How did you find time to write such a long novel with your full-time job?
It comes down to one word: perseverance. After some time, it became more about the story I wanted it to be than about the number of words or pages that were typed. But there is much more to it than just sitting down in front of my laptop and adding words to a blank document.
The journey of “The Blue Q” began when I was approximately 9 years old. I vaguely remember the summer of 1992 as that was the year the Olympics were in Barcelona, Spain, and the first time professional basketball players were allowed to participate (being from Chicago, my family and I were BIG fans of Michael Jordan, Scottie Pippen, and the Chicago Bulls). My family and I were in Guatemala at the time, so while I do not recall watching the events like we may have done back in Chicago, I do look back on that trip as the first I can recall of my visits to Guatemala.
What I most remember is visiting a small town named Esquintla – which is approximately halfway between Guatemala City and the city of Mazatenango (where most of my family lives) – where we had ice cream under a large tree. My mother explained to me that the tree under which we found shade was actually a ceiba tree, which is the national tree of Guatemala, and that it was unique because of its roots, it’s bark, and the formation of its branches. I did not think much of it at the time, but I recall that tree in the town square.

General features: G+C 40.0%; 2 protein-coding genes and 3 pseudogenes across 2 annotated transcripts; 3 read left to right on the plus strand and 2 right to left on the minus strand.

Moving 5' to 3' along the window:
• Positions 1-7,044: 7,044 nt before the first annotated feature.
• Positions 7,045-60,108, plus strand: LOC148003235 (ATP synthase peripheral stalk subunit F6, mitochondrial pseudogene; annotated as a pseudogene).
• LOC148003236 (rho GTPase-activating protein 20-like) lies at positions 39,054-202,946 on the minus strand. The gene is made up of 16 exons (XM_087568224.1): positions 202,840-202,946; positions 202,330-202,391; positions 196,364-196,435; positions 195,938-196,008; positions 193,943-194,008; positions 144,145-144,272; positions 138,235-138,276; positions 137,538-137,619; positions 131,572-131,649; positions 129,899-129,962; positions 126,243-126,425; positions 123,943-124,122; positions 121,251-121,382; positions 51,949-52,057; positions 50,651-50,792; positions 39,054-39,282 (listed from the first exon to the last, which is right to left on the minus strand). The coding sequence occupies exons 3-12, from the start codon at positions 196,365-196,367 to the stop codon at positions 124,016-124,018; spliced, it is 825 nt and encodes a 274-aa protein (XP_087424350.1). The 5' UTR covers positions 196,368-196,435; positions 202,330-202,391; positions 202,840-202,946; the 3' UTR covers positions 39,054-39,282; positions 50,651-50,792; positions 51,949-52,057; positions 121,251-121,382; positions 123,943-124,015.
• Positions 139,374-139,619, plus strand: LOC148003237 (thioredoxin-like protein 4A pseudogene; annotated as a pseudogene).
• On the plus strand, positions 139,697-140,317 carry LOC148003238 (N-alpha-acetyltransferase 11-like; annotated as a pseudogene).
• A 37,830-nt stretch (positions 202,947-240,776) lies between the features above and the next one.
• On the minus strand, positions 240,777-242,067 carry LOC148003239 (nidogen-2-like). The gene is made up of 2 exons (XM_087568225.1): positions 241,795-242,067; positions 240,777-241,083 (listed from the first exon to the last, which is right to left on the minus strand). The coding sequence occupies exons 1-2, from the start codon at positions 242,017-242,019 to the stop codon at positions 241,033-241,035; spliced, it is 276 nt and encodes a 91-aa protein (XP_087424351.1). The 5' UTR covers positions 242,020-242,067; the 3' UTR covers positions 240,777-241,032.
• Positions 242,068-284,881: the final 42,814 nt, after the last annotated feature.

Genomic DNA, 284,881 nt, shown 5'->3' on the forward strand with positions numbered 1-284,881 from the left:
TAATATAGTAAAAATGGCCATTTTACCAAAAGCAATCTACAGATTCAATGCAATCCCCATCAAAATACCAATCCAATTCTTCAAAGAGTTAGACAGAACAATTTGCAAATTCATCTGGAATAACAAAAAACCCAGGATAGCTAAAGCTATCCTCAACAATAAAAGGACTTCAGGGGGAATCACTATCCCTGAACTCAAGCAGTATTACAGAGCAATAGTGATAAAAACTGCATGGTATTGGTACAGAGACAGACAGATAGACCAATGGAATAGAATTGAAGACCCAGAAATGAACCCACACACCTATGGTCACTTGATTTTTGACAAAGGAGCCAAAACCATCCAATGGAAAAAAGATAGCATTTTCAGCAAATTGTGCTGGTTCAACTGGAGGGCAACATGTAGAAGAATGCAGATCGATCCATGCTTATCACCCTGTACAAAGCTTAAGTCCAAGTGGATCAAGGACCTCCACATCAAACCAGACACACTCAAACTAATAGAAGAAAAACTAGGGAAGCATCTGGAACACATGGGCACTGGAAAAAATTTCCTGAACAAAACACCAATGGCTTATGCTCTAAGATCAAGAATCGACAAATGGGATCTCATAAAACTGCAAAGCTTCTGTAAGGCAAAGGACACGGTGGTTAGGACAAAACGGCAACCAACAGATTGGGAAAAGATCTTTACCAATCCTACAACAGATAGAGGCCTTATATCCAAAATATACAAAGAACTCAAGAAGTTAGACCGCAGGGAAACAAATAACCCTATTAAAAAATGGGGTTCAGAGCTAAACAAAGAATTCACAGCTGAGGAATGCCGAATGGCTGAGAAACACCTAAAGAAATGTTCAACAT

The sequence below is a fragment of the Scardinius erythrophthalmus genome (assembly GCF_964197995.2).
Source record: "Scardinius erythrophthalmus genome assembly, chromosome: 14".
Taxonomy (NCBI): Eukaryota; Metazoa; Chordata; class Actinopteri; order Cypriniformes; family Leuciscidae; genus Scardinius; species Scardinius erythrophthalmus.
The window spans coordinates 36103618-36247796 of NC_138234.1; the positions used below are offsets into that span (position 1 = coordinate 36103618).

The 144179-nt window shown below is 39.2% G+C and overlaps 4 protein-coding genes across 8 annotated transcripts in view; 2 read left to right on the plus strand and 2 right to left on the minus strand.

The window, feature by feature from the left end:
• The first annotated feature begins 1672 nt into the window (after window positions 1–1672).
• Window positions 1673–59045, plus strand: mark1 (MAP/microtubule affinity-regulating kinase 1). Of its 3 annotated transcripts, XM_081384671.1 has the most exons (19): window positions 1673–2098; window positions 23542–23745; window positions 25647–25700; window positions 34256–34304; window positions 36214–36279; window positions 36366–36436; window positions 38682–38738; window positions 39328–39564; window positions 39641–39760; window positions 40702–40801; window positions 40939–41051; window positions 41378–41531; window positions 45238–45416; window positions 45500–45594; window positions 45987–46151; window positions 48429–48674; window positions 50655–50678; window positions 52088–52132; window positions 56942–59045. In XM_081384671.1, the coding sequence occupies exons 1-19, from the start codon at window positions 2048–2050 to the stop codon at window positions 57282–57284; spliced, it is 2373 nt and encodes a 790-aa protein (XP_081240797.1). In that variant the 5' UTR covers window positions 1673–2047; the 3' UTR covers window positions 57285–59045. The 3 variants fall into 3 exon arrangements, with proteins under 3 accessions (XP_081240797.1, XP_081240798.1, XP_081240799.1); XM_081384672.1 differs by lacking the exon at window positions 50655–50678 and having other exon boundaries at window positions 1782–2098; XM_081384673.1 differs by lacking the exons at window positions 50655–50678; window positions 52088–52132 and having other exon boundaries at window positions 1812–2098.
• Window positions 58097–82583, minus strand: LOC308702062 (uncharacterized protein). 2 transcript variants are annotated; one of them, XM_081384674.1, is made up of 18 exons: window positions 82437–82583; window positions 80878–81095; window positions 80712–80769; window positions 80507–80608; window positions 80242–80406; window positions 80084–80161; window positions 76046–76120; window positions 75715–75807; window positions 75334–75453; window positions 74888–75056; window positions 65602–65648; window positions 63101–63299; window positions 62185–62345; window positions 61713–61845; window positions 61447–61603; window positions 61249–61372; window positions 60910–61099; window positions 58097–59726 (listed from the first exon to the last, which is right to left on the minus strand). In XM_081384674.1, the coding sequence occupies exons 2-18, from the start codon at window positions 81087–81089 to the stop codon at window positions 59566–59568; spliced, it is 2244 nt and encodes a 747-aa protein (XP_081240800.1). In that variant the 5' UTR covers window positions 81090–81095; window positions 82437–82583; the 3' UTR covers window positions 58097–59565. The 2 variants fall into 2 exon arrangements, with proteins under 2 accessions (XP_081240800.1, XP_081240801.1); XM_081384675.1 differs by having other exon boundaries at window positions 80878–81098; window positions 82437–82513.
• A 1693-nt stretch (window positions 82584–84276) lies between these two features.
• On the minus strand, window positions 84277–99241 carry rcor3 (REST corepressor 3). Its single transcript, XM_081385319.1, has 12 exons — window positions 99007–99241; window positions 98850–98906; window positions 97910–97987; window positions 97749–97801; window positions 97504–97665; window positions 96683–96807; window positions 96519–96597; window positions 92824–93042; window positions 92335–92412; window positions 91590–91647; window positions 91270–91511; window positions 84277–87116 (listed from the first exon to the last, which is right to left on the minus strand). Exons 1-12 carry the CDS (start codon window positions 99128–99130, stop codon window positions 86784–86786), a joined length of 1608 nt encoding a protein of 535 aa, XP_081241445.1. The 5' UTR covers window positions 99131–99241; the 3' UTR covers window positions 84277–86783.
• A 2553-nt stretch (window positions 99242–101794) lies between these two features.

The only other aspect I recall about that trip to Guatemala was an interesting rock formation along the side of a busy, 2-lane road. It was a creation of art made of a few very large stones, slightly carved and then painted to look like a bird known as a quetzal. Now, I vaguely remember an uncle of mine pulling over the car and stopping briefly on the side of this narrow road to explain the quetzal to us.
He explained that the quetzal is the national bird of Guatemala and that it is a symbol of our people. I remember the impression that rock formation made on me, and despite it being noting more than a few painted stones - it was not nearly as massive in scale as Mount Rushmore or any number of rock carvings that are so prominent in the United States – the fact that this bird was important enough to be represented in this manner made a great impression on me.